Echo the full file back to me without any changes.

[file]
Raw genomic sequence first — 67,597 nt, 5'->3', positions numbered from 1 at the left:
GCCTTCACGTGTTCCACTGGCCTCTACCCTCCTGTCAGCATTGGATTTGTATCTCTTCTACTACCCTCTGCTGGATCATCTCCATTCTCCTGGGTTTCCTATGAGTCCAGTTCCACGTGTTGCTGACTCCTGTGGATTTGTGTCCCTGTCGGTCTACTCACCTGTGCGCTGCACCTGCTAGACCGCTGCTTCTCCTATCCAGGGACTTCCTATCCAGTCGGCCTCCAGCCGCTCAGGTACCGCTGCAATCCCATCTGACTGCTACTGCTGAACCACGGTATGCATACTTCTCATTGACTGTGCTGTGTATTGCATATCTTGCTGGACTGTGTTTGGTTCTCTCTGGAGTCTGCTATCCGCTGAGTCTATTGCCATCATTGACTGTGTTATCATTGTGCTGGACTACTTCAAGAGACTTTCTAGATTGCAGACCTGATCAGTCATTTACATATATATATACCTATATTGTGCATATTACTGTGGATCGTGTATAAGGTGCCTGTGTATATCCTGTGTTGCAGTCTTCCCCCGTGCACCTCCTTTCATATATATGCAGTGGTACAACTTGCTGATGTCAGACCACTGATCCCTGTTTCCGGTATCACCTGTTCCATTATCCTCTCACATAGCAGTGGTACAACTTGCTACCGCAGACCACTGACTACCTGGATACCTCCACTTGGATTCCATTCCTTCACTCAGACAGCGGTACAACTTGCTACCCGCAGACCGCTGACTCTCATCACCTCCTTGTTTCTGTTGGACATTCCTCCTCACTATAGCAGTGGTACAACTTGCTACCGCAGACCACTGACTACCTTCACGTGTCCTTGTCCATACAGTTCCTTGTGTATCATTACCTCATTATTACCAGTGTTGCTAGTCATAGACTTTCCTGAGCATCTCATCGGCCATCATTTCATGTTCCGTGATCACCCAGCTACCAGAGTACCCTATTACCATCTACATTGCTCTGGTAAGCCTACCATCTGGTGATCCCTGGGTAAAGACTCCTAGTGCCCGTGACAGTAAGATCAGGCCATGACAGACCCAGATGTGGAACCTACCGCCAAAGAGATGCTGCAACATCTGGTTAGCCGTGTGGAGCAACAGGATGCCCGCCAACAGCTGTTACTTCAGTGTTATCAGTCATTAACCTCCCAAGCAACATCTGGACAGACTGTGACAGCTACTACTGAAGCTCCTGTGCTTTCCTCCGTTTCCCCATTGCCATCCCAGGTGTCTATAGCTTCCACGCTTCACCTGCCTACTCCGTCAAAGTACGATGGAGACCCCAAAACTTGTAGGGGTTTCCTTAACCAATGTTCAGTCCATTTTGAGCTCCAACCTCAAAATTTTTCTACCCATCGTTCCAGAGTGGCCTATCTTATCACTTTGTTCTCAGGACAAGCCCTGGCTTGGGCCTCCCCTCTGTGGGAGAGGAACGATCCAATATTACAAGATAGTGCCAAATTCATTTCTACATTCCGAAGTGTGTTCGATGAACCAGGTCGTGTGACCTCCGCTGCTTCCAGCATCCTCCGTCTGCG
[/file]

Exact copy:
Raw genomic sequence first — 67,597 nt, 5'->3', positions numbered from 1 at the left:
GCCTTCACGTGTTCCACTGGCCTCTACCCTCCTGTCAGCATTGGATTTGTATCTCTTCTACTACCCTCTGCTGGATCATCTCCATTCTCCTGGGTTTCCTATGAGTCCAGTTCCACGTGTTGCTGACTCCTGTGGATTTGTGTCCCTGTCGGTCTACTCACCTGTGCGCTGCACCTGCTAGACCGCTGCTTCTCCTATCCAGGGACTTCCTATCCAGTCGGCCTCCAGCCGCTCAGGTACCGCTGCAATCCCATCTGACTGCTACTGCTGAACCACGGTATGCATACTTCTCATTGACTGTGCTGTGTATTGCATATCTTGCTGGACTGTGTTTGGTTCTCTCTGGAGTCTGCTATCCGCTGAGTCTATTGCCATCATTGACTGTGTTATCATTGTGCTGGACTACTTCAAGAGACTTTCTAGATTGCAGACCTGATCAGTCATTTACATATATATATACCTATATTGTGCATATTACTGTGGATCGTGTATAAGGTGCCTGTGTATATCCTGTGTTGCAGTCTTCCCCCGTGCACCTCCTTTCATATATATGCAGTGGTACAACTTGCTGATGTCAGACCACTGATCCCTGTTTCCGGTATCACCTGTTCCATTATCCTCTCACATAGCAGTGGTACAACTTGCTACCGCAGACCACTGACTACCTGGATACCTCCACTTGGATTCCATTCCTTCACTCAGACAGCGGTACAACTTGCTACCCGCAGACCGCTGACTCTCATCACCTCCTTGTTTCTGTTGGACATTCCTCCTCACTATAGCAGTGGTACAACTTGCTACCGCAGACCACTGACTACCTTCACGTGTCCTTGTCCATACAGTTCCTTGTGTATCATTACCTCATTATTACCAGTGTTGCTAGTCATAGACTTTCCTGAGCATCTCATCGGCCATCATTTCATGTTCCGTGATCACCCAGCTACCAGAGTACCCTATTACCATCTACATTGCTCTGGTAAGCCTACCATCTGGTGATCCCTGGGTAAAGACTCCTAGTGCCCGTGACAGTAAGATCAGGCCATGACAGACCCAGATGTGGAACCTACCGCCAAAGAGATGCTGCAACATCTGGTTAGCCGTGTGGAGCAACAGGATGCCCGCCAACAGCTGTTACTTCAGTGTTATCAGTCATTAACCTCCCAAGCAACATCTGGACAGACTGTGACAGCTACTACTGAAGCTCCTGTGCTTTCCTCCGTTTCCCCATTGCCATCCCAGGTGTCTATAGCTTCCACGCTTCACCTGCCTACTCCGTCAAAGTACGATGGAGACCCCAAAACTTGTAGGGGTTTCCTTAACCAATGTTCAGTCCATTTTGAGCTCCAACCTCAAAATTTTTCTACCCATCGTTCCAGAGTGGCCTATCTTATCACTTTGTTCTCAGGACAAGCCCTGGCTTGGGCCTCCCCTCTGTGGGAGAGGAACGATCCAATATTACAAGATAGTGCCAAATTCATTTCTACATTCCGAAGTGTGTTCGATGAACCAGGTCGTGTGACCTCCGCTGCTTCCAGCATCCTCCGTCTGCG